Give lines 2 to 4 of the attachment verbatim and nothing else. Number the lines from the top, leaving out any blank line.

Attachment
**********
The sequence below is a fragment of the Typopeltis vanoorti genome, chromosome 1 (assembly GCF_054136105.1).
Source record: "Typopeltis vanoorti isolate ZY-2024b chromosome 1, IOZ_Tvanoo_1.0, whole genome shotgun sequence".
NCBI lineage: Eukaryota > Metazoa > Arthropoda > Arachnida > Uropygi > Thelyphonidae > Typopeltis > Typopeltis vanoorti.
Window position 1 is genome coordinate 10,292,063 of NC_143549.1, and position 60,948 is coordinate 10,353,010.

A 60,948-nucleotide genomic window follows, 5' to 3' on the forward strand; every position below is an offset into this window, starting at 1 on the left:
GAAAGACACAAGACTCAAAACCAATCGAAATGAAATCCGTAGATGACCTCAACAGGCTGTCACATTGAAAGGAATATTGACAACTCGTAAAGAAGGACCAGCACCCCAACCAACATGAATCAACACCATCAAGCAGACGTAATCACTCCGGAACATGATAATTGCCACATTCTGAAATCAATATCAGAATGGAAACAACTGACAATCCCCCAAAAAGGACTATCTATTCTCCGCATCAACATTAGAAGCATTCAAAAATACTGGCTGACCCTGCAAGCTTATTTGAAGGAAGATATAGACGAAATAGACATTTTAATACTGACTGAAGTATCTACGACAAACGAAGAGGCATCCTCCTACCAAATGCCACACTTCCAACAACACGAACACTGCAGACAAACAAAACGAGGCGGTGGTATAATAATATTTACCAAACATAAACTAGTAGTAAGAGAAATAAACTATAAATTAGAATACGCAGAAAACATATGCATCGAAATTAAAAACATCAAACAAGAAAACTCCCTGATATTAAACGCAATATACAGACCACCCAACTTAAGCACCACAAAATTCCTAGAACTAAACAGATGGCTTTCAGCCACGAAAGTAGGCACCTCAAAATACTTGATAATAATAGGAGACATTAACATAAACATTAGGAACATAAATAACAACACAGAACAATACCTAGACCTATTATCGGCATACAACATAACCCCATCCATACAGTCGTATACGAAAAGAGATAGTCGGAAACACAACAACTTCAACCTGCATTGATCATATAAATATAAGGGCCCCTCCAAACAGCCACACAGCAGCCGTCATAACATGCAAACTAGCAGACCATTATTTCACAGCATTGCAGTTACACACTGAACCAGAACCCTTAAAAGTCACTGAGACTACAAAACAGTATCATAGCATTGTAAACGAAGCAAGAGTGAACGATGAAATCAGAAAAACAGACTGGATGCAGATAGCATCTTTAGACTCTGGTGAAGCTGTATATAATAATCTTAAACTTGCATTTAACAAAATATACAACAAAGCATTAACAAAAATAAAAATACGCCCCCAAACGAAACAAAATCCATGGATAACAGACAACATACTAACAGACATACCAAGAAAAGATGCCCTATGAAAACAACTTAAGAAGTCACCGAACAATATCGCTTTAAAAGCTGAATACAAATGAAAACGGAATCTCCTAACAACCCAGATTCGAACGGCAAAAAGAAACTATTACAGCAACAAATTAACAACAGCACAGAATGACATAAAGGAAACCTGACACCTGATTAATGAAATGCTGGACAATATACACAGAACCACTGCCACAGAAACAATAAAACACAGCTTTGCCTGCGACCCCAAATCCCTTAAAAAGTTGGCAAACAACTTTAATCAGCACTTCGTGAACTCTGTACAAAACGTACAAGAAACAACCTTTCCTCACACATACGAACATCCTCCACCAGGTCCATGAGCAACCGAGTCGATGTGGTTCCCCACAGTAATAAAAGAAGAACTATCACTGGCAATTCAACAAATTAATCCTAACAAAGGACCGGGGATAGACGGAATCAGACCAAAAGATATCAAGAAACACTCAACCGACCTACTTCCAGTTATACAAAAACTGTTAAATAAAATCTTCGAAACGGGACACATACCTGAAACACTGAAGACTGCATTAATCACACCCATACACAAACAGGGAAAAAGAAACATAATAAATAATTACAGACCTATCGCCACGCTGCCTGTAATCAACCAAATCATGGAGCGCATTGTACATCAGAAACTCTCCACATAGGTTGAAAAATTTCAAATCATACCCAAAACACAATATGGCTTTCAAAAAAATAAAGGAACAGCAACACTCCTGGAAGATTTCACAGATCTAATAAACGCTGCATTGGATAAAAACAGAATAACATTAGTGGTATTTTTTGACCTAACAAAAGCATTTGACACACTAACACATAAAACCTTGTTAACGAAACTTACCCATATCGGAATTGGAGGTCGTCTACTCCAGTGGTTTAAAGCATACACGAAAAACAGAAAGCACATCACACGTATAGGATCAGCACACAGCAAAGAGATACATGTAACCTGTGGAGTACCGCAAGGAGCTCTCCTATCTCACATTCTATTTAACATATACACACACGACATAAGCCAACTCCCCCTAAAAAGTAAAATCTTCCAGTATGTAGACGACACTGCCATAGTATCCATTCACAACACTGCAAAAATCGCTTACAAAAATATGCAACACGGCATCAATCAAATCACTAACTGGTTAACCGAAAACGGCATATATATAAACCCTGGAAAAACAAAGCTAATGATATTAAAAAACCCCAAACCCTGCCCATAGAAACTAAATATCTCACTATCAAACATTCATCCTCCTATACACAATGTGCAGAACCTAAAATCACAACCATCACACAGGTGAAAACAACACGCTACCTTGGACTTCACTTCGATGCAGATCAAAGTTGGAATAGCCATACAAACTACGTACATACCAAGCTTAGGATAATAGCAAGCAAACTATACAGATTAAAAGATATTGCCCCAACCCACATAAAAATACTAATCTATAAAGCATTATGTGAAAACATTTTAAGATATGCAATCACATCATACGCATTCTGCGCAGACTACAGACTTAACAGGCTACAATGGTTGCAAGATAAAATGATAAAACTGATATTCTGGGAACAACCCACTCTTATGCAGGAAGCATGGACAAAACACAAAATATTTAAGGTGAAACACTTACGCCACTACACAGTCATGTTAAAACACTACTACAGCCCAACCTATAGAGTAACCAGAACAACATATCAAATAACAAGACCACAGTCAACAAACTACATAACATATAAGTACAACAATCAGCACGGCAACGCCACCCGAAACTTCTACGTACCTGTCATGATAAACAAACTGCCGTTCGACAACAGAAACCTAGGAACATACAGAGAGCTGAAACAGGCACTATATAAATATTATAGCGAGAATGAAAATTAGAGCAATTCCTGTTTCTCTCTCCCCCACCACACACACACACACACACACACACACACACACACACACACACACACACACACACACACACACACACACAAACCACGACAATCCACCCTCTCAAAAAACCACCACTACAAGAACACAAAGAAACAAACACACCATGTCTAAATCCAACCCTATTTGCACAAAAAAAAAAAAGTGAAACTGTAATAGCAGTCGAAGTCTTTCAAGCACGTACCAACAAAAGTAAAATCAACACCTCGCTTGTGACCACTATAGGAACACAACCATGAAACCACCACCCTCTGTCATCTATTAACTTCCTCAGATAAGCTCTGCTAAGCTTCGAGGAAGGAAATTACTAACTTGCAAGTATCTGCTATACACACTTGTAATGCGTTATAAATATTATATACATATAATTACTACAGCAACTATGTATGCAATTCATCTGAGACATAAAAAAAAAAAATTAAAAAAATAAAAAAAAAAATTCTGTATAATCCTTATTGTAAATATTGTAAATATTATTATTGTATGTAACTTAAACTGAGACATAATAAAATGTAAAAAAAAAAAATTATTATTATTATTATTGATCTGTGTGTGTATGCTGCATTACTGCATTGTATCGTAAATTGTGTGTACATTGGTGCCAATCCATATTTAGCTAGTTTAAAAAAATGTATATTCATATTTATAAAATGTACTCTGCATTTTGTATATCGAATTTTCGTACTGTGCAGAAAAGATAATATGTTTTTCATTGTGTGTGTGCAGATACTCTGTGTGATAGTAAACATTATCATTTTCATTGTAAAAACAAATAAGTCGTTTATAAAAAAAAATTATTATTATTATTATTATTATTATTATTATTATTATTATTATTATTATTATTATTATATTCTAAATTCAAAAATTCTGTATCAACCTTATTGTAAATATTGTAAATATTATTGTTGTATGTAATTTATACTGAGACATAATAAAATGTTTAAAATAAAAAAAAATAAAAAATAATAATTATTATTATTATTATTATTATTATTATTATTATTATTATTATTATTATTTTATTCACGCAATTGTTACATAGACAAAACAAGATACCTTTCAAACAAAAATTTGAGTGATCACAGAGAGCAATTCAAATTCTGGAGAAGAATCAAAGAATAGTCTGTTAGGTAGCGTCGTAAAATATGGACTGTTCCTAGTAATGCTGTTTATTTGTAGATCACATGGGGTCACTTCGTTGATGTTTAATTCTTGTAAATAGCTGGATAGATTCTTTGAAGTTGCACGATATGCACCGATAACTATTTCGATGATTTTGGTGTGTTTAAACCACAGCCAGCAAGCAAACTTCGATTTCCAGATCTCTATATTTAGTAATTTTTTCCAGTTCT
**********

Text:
Source record: "Typopeltis vanoorti isolate ZY-2024b chromosome 1, IOZ_Tvanoo_1.0, whole genome shotgun sequence".
NCBI lineage: Eukaryota > Metazoa > Arthropoda > Arachnida > Uropygi > Thelyphonidae > Typopeltis > Typopeltis vanoorti.
Window position 1 is genome coordinate 10,292,063 of NC_143549.1, and position 60,948 is coordinate 10,353,010.